People are funny --- ya just gotta love 'em! I have to laugh every time I hear a variation of this question:
"How many stitches did they have to put in?"
Of course, the question is always directed at me --- you know, the guy who just carefully placed all of the sutures --- but somehow the question is always asked in regards to some nebulous "they." In any event, folks are always interested in knowing just exactly how many sutures were placed to close a patient's wound. Gee, how does one answer that question? Was it a subcuticular running suture? Interrupted single sutures? Horizontal mattress sutures? Vertical mattress sutures? Or, horror of horrors, skin staples?
And another thing -- what does this question imply? Is it simple curiosity, or are folks wanting to know if I made an ugly scar? Or maybe is there a subtle critique involved, that somehow I used too few or too many sutures. Sort of like the fabulous exchange between the Emperor and Mozart in Amadeus:
Emperor Joseph II: Your work is ingenious. It's quality work. And there are simply too many notes, that's all. Just cut a few and it will be perfect.
Mozart: Which few did you have in mind, Majesty?
What is almost never asked, of course, is what happened on the inside of said wound.
Surgery is in many ways like making chocolates --- the customer/patient wants the outside to look nice and pretty, but it's what is inside the chocolate that counts. Nothing is better than selecting a chocolate at random from a pretty box and tasting a little bit of heaven. But surely everyone has bitten into a chocolate confection, only to find it contained something that tastes like year old mold with a hint of orange? Well, unfortunately, surgery can occasionally be a lot like that. My job is to make sure that the "insides" of my "chocolates" are, if not necessarily tasty, then at least well made.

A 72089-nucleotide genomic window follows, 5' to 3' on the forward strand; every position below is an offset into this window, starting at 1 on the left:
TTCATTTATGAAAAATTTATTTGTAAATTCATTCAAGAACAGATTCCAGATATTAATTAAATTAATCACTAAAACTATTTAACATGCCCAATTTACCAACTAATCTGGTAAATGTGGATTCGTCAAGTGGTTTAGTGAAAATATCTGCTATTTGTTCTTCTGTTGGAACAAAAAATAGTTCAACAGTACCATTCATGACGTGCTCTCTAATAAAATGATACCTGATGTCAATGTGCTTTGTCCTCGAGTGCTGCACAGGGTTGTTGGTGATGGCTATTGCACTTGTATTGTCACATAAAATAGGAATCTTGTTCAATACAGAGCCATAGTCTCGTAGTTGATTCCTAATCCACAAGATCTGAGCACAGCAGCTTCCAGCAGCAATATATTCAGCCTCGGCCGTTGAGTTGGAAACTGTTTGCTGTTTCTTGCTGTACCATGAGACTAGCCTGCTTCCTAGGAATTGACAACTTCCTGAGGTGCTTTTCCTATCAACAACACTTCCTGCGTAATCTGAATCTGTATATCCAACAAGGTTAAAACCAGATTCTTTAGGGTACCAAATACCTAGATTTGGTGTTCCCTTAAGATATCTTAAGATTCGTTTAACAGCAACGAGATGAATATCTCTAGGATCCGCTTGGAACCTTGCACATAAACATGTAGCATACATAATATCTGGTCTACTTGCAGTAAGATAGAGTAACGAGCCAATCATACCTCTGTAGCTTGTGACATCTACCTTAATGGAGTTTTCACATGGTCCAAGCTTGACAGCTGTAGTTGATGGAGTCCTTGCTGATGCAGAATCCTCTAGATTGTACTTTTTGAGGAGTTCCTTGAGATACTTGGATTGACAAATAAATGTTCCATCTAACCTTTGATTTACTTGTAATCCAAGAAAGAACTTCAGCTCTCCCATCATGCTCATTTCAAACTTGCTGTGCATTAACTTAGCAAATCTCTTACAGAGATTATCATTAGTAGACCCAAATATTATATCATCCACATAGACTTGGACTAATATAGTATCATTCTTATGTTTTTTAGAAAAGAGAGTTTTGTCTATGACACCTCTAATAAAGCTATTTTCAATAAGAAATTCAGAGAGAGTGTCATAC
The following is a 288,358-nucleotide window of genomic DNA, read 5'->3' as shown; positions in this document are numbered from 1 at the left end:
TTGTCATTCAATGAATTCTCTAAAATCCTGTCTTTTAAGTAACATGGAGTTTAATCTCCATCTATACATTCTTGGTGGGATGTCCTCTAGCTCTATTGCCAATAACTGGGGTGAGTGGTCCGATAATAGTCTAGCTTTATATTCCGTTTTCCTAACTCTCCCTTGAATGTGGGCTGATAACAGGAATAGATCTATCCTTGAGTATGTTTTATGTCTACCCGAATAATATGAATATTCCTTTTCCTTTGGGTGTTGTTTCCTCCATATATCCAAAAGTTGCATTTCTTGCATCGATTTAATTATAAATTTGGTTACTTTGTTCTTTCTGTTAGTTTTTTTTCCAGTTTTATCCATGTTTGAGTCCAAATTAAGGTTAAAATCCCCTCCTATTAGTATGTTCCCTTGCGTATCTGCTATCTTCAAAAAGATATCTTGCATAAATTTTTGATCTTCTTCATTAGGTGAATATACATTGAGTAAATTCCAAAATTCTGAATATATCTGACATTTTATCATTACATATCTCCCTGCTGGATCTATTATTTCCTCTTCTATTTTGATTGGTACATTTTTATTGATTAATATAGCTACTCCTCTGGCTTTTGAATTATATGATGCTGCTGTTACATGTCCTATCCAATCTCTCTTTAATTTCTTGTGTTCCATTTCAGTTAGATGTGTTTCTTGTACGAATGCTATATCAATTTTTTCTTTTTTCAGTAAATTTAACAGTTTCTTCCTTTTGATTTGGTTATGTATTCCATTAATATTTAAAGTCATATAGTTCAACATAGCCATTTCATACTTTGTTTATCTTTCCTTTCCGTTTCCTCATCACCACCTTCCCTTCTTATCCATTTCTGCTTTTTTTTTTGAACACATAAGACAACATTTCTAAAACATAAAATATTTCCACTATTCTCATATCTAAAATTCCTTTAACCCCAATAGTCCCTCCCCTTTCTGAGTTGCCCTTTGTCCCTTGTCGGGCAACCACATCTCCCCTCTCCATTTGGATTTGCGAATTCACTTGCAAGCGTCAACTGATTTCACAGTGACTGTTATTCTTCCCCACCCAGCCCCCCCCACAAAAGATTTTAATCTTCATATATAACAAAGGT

So, whenever I get asked about "how many stitches" were used, or "how big is the scar?," I have to act a bit like Carl Spackler --- "I have to laugh, because I've outsmarted even myself." The surgical "artwork" that I may accomplish on any given day may represent the finest display of the craft of surgery available, worthy of a Netter drawing.....but it can't be put on display like a scar. What surgeons do, and take great pride in, is more than skin deep, and if everything goes according to plan will never see the light of day!